The first day of the rest of my life…

Tomorrow, I start my first full-time semester in grad school and my first “serious” job. I don’t consider these events very important in themselves, but in a way, tomorrow is the first day of the rest of my life. Unlike my liberal arts education, the classes and the job I have now are aimed at preparing me for my future vocation and formerly tentative musing about my future have been replaced by a clear focus on where I want to be, and what I must do to get there.

During the four years of my undergraduate education, I went through a process of intellectual discovery and application of my knowledge to my values and goals. I think that skipping the usual “rebellious teen” phase made my exposure to the vast variety of influences on campus more earnest and open-minded. For good and bad, my passion for ideas took me from one group to another as I sought to find people who shared my view of the world. For various periods, I was a webmaster of the Aggie Democrats, my corps outfit, the Aggie Libertarians, the Aggie Review, and then the Objectivist Club. I saw the consequences of corrupt philosophies firsthand and I finally found one that made sense. I am just beginning to integrate my philosophy with my life; and while the details have yet to be filled in, I am certain of my values and of my goals. I know who I am and what I want to become. In the words of Ayn Rand, I am “a being of self-made soul.”

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0 Responses to The first day of the rest of my life…

  1. Political science and modern neo-classical/Keynesian economics are hardly a Liberal Arts education.

    Get a degree in History or Literature.

  2. Yeah, I second that (referring to Tim’s post).

    Good luck with grad school and the new job!

  3. David

    “A liberal arts education is a broad-based education in which a student studies a variety of different subjects in order to gain a better working knowledge of the world around him or herself, rather than focusing in and specializing in one specific area.”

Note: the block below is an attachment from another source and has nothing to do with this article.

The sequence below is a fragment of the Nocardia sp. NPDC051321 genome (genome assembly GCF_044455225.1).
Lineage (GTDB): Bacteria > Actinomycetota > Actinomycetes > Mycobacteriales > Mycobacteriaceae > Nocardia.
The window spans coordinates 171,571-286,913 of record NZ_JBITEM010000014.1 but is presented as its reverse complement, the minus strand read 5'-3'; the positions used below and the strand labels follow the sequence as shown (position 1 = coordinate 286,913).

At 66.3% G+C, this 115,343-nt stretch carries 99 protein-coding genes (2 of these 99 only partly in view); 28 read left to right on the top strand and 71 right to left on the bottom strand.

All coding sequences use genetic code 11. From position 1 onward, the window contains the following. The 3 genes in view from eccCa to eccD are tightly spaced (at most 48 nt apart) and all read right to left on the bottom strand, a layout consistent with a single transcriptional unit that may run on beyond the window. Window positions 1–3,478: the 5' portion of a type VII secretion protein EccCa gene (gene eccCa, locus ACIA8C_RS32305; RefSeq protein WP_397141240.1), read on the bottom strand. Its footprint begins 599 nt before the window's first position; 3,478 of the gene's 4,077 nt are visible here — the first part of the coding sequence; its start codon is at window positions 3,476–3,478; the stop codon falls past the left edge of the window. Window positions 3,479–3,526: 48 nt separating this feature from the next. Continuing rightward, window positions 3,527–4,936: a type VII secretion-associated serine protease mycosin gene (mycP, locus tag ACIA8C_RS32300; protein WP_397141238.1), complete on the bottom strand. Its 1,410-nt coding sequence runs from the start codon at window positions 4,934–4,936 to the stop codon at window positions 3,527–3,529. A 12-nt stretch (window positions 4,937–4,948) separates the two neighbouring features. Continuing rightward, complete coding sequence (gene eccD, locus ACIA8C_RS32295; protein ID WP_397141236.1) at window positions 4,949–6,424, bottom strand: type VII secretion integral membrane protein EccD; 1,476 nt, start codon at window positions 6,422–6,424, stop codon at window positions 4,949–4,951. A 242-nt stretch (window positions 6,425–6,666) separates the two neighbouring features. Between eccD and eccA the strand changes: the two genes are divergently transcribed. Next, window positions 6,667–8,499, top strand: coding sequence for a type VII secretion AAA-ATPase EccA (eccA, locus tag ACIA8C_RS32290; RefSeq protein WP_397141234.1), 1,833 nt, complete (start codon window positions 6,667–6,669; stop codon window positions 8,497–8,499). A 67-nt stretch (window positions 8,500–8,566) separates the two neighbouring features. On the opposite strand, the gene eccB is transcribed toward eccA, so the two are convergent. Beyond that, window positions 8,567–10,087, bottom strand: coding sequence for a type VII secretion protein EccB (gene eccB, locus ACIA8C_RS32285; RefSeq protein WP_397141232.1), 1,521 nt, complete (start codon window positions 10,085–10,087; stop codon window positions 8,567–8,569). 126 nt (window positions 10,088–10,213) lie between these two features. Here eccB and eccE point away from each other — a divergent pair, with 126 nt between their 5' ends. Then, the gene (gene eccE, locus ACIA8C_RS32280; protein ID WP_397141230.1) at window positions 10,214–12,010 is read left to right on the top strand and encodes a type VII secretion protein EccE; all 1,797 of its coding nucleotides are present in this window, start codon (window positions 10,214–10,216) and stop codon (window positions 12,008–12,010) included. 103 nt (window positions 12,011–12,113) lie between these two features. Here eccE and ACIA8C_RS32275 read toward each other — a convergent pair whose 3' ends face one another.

I think in practice, this means taking classes in philosophy, history, the fine arts, and foreign languages. My college experience qualifies under that definition.

  4. I’d go back even farther, surely a man such as yourself who proclaims to defend Western civilization has read the Classics : )

    Besides, the philosophy you studied is fairly modern compared to what someone like myself was required to read. You might want to, you know, broaden your horizons, and see what other people (aside from the Cult of Rand) had as ideas.

    I would disagree with claim about history, I don’t think you have a hold on the subject at all (based upon your writings). Fine arts? You’ve created an art gallery, I guess that makes you cultured? Foreign languages… you know Latin and Greek?

    Seriously, I’m not trying to knock you personally, but you haven’t proven to me in any form or fashion that you are the Renaissance’s ‘Universal Man.’ You know what the Renaissance was, right?

  5. Did you really quote this page?

    http://www.thehighschoolgraduate.com/editorial/BO/liberal.htm

    Another reason why I don’t think you’ve got an idea as to what “Liberal Arts” is. I highly recommend taking Bornstein’s: Renaissance & Reformation class there at A&M. You’ll find out what “Liberal Arts” was/is.

    Here are two articles on the matter:
    http://www.liberalarts.wabash.edu/liberalartsonline/archives/preaching.html

    http://mises.org/daily/1074

    Whether you like it or not, “religious” schools are pretty much the only places that really get it right in terms of a Classical education.

  6. edvinna

    I am glad you went, after all, through the liberal arts undergrad program. Had you gone to the School of Engineering, you would have learned a lot about designing airplanes, but I doubt you would have disovered as much about life and your views on it. Renaissanse man or not, you have grown in my eyes from a boy with “traditional” values to a man with rational “thinking” mind, which I value much more than “classic” views, whatever it means to different people.

    Love,

    me 🙂

  7. Sharleen

    Tim –

    I just now realized that I was in Bornstein’s class with you. How odd that I thought we’d only met once when we had a class together.

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